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      Sep 8 2013: I'm not sure what country you live in, or how people see and relate to their government there. But I can say that few, if any, Americans see the government as being the equivilent of the people. Back in the years immediately following the American revolution, one of the biggest debates was whether the Federal government should even be allowed to have a standing army. Distrust of the ruling party is a pillar of American thinking. Democracy was commonly considered to be a dangerous idea as well at the time, as it was thought to surely result in mob rule. The founders opted for a constitutional republic with elected representatives instead.

      So while the government in the US may be idealisticly by the people and for the people, it is surely not the people. "opposing the government or the state is equivalent of opposing the people of the country" is simply a fallacious statement.
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        Sep 8 2013: it was back in the day. today, the debate is about whether people should be allowed to carry handguns. obama slogans ooze "we" and "together". healthcare becoming a "right". and a serious debate can be started about how to "tweak" the freedom of speech to serve the society "better".

        i claim that you do live in a dreamworld, a past america that does not exist today, and certainly won't exist tomorrow. you live, just like bryan said, a rising fascism, pretty much alike the 30's germany. and just they didn't notice, you don't notice either.

        and this is a problem. it is a problem, because the western world is already lost, and america is the last standing bastion of the european idea of freedom. europe has fallen in the second world war, and have not recovered since. and now that last bastion is about to fall.

        and then i don't know what's coming.
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          Sep 8 2013: I don't deny that the US is the next Nazi Germany. The Bill of Rights is codified only as amendments to the US Constitution. On its own it's simply a set of ideals, penned down by a society descended from New World refugees. The US founders didn't fail to see the future that threatened their country, but set forth a code of ideals to prepare for it.

          "... God forbid we should ever be twenty years without such a rebellion. The people cannot be all, and always, well informed. The part which is wrong will be discontented, in proportion to the importance of the facts they misconceive.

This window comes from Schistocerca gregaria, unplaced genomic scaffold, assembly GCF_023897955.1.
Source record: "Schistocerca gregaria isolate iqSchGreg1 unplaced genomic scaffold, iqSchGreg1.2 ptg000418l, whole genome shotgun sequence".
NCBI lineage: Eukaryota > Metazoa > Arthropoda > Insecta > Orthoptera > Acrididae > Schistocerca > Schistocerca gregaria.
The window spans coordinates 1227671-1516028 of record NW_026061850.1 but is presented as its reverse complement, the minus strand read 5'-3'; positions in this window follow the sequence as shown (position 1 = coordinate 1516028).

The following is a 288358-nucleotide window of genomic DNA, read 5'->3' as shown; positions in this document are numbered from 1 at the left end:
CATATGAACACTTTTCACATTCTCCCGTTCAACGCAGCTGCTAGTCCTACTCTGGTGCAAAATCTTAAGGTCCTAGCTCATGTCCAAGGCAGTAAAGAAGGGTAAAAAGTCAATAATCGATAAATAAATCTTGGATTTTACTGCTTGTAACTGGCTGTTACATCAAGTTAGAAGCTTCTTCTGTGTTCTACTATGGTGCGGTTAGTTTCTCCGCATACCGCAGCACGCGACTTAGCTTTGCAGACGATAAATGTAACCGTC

If they remain quiet under such misconceptions, it is lethargy, the forerunner of death to the public liberty.... And what country can preserve its liberties, if its rulers are not warned from time to time, that this people preserve the spirit of resistance? Let them take arms.

          The remedy is to set them right as to the facts, pardon and pacify them. What signify a few lives lost in a century or two? The tree of liberty must be refreshed from time to time, with the blood of patriots and tyrants. It is its natural manure."

          --Thomas Jefferson
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          Sep 8 2013: Strong words Krisztian, and sadly, much to the point. I do not agree, however, with the statement that the western world is already lost. Europe despite it's problems (resulting in a growing insignificance) is still in the forefront of progress. Whatever the progress might be, of course. I have some serious doubts whether Asian countries (be it China, India or Japan) could ever go their own way once again. They - for all I know - commited an even more grave error by mindlessly following the western world and accepting its mechanization. A quick comparison of the Japan of yore and that of today (not to mention China, and, God forbid, India!) must lead to the conclusion that the former cultures (before, say, mechanization) were much more superior, even though they lacked the economic power. So, the western world is not lost, but its undergoing a very dynamic process of change. Where it will guide us, we can only guess, but the direction it will take will, for sure, be decisive for the whole world.